This feature, the fourth in our mini-series, picks up where we left off last time (Part 3: 2013-2016) and highlights the continued growth and success of the evergreen Porsche 911 on the UK and European motorsport scene between 2017 and 2019.
Silverstone 6 Hours, 16 April 2017
The Silverstone 6 Hours served as the opening round of the 2017 FIA World Endurance Championship (WEC) season. This was also the final season that the Porsche 919 Hybrid would compete in the LMP1 class of the WEC, as the company announced mid-season its withdrawal from the series as from the end of the year. Although the 919 Hybrid would be going into early retirement, Porsche also announced that it would be continuing its GT racing program with the 911.
The bombshell to hit the 2017 season was the new 911 RSR which was launched at the LA Auto Show on 16 November 2016. The new car had been a long time in coming because Porsche had competed in 2016 with its old model RSR, but when the newcomer hit the ground, there were many who could not believe what they saw. Porsche’s new 911 RSR had had its engine turned around 180° with the engine ahead of the rear axle and the gearbox located behind the engine.
A full explanation of the design, technical layout and performance potential of the new 911 RSR can be found here, but one of the biggest advantages of this move was that the engineers could finally install an efficient rear diffuser. The new car’s first two races were in the American IMSA series at Daytona and Sebring, but the Silverstone race would mark its WEC debut.
Two hours into the race, Kévin Estre began his stint, but just past the halfway mark he had to park his 911 RSR at Luffield as a technical problem caused the car to burst into flames. At the Silverstone event, the #91 factory 911 RSR would finish third in class while the #92 Porsche would post a DNF. 6 Hours of Spa-Francorchamps, 6 May 2017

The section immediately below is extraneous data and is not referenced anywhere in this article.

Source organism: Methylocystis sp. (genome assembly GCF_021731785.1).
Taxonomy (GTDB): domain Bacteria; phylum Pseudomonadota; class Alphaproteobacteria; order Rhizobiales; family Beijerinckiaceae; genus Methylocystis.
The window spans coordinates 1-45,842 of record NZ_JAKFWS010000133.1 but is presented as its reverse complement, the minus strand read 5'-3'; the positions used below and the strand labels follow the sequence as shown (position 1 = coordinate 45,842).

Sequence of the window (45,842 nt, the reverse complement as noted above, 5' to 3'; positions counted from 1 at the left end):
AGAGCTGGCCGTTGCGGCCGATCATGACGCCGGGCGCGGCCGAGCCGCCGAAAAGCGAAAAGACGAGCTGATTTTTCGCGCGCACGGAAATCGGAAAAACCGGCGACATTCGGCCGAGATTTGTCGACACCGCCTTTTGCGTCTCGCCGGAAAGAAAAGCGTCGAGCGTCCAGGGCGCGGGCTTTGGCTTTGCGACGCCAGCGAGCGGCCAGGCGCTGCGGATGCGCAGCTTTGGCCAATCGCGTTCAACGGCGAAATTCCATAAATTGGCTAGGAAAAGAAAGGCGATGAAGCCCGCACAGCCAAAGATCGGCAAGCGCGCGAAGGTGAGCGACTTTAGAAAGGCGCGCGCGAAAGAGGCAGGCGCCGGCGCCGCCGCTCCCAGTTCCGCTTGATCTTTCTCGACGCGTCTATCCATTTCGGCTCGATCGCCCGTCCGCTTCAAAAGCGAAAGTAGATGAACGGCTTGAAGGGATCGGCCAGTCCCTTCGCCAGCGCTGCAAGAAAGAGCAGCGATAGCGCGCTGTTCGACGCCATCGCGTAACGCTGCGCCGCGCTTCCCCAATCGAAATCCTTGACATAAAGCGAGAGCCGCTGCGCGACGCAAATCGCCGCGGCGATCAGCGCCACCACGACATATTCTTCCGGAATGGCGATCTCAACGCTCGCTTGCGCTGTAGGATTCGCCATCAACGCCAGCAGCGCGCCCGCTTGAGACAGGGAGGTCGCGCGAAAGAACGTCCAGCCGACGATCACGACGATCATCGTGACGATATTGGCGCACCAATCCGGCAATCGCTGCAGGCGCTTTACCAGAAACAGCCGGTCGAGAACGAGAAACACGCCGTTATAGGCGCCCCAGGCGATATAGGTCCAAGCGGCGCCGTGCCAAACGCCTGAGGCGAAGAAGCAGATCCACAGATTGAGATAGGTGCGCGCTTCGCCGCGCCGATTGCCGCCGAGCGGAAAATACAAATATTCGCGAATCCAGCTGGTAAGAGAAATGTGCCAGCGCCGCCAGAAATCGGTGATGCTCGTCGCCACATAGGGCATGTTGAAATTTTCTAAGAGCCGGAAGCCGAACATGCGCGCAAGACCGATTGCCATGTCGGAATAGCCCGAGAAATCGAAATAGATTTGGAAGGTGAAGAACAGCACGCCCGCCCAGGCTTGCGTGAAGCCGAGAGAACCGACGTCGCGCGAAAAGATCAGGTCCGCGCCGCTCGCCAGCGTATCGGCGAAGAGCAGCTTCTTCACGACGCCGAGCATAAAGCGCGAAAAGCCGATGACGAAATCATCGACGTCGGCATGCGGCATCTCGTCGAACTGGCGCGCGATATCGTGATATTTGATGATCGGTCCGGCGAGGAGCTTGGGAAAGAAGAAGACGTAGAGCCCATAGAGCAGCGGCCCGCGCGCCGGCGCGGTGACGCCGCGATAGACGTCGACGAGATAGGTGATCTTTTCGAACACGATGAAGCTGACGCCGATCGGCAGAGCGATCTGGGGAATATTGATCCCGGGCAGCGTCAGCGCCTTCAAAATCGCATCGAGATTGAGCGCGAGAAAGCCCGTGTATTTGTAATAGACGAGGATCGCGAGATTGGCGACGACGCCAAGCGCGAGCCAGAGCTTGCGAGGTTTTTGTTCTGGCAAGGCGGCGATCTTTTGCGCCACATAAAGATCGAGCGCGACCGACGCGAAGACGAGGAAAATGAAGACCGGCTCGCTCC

At the Belgian race, the two works 911 RSRs occupied fifth and sixth place on the starting grid, and although the two cars performed faultlessly throughout the six hours, they could not match the pace of their class rivals. The team’s pit stops were executed without any problems, and the drivers added that they had no issues on the track that would have prevented them from doing any better. The team reported after the race that they would not have done anything any differently because all the decisions regarding tyres and pit stops were correct. Despite these comments, the two works cars finished the race in fifth and sixth places in class, right where they started.
Having started from second place on the grid in the GTE Am class, the #77 Dempsey-Proton 911 RSR (2015MY), driven by Matteo Cairoli, Christian Ried and Marvin Dienst, also finished right where they had started, in second place.
24 Hours of Le Mans, 17-18 June 2017
The 2017 edition of the Le Mans 24 Hours was the third round of that season’s WEC, and also the third race for the all-new mid-engined 911 RSR in Europe. Not having taken the GT world by storm as yet, the Le Mans 24 Hours always has a way of producing the unexpected, as will become apparent. This race would also be the last where the Balance of Performance (BoP) applied to each car would be subjectively calculated by humans, because as from the following round at the Nürburgring, the BoP would be objectively calculated by a computer. This BoP ruling did not apply at Le Mans though, where it was calculated that the 911 RSR had an 8 km/h slower top speed than the fastest car in class.
Starting from seventh place (#92) and thirteenth place (#91), the two works GT Porsches kept themselves clean and in the mix until the #92 Porsche was hit by a Corvette, causing a spin and flat-spotting all four tyres which necessitated an unscheduled pit stop. As a result of being down on straight line speed, the RSR drivers had to make up for this lack of performance by being aggressive in the corners and around other parts of the circuit. Coming out of the Ford Chicane, Michael Christensen touched the paint on the curb in the #92 RSR and spun, hitting the barrier back-end first, severely damaging the rear and forcing an early retirement. While the #91 RSR did take the lead in the GTE Pro class towards the end of the race, it would finish the race in fourth place.
In the GTE Am class it was a Ferrari whitewash as they took the first three places, the top finishing Porsche being down in sixth place.